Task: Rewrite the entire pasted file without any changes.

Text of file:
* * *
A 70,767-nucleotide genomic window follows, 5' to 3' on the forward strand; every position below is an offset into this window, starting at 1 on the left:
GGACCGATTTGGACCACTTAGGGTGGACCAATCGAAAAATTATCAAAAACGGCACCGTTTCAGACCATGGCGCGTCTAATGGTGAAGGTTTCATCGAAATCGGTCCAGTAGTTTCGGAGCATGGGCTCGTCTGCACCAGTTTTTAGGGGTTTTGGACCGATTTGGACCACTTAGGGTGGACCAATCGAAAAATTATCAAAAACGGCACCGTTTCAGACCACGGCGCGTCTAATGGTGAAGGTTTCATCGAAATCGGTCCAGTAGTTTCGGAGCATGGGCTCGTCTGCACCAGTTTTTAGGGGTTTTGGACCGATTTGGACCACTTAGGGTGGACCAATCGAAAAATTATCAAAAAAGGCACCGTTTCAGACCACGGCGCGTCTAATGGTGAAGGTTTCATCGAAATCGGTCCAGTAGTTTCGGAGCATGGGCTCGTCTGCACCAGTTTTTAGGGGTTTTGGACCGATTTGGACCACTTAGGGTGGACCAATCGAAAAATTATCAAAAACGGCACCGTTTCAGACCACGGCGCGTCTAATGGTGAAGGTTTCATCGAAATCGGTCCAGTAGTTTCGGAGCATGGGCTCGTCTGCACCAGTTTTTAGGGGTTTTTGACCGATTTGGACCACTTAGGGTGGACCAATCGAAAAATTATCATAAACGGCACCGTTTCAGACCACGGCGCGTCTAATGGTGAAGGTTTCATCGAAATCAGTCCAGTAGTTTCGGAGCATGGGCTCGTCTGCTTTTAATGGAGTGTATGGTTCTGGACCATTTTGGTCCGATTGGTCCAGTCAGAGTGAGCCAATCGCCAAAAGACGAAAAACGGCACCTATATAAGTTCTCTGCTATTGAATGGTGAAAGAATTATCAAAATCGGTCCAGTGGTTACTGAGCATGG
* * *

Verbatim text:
A 70,767-nucleotide genomic window follows, 5' to 3' on the forward strand; every position below is an offset into this window, starting at 1 on the left:
GGACCGATTTGGACCACTTAGGGTGGACCAATCGAAAAATTATCAAAAACGGCACCGTTTCAGACCATGGCGCGTCTAATGGTGAAGGTTTCATCGAAATCGGTCCAGTAGTTTCGGAGCATGGGCTCGTCTGCACCAGTTTTTAGGGGTTTTGGACCGATTTGGACCACTTAGGGTGGACCAATCGAAAAATTATCAAAAACGGCACCGTTTCAGACCACGGCGCGTCTAATGGTGAAGGTTTCATCGAAATCGGTCCAGTAGTTTCGGAGCATGGGCTCGTCTGCACCAGTTTTTAGGGGTTTTGGACCGATTTGGACCACTTAGGGTGGACCAATCGAAAAATTATCAAAAAAGGCACCGTTTCAGACCACGGCGCGTCTAATGGTGAAGGTTTCATCGAAATCGGTCCAGTAGTTTCGGAGCATGGGCTCGTCTGCACCAGTTTTTAGGGGTTTTGGACCGATTTGGACCACTTAGGGTGGACCAATCGAAAAATTATCAAAAACGGCACCGTTTCAGACCACGGCGCGTCTAATGGTGAAGGTTTCATCGAAATCGGTCCAGTAGTTTCGGAGCATGGGCTCGTCTGCACCAGTTTTTAGGGGTTTTTGACCGATTTGGACCACTTAGGGTGGACCAATCGAAAAATTATCATAAACGGCACCGTTTCAGACCACGGCGCGTCTAATGGTGAAGGTTTCATCGAAATCAGTCCAGTAGTTTCGGAGCATGGGCTCGTCTGCTTTTAATGGAGTGTATGGTTCTGGACCATTTTGGTCCGATTGGTCCAGTCAGAGTGAGCCAATCGCCAAAAGACGAAAAACGGCACCTATATAAGTTCTCTGCTATTGAATGGTGAAAGAATTATCAAAATCGGTCCAGTGGTTACTGAGCATGG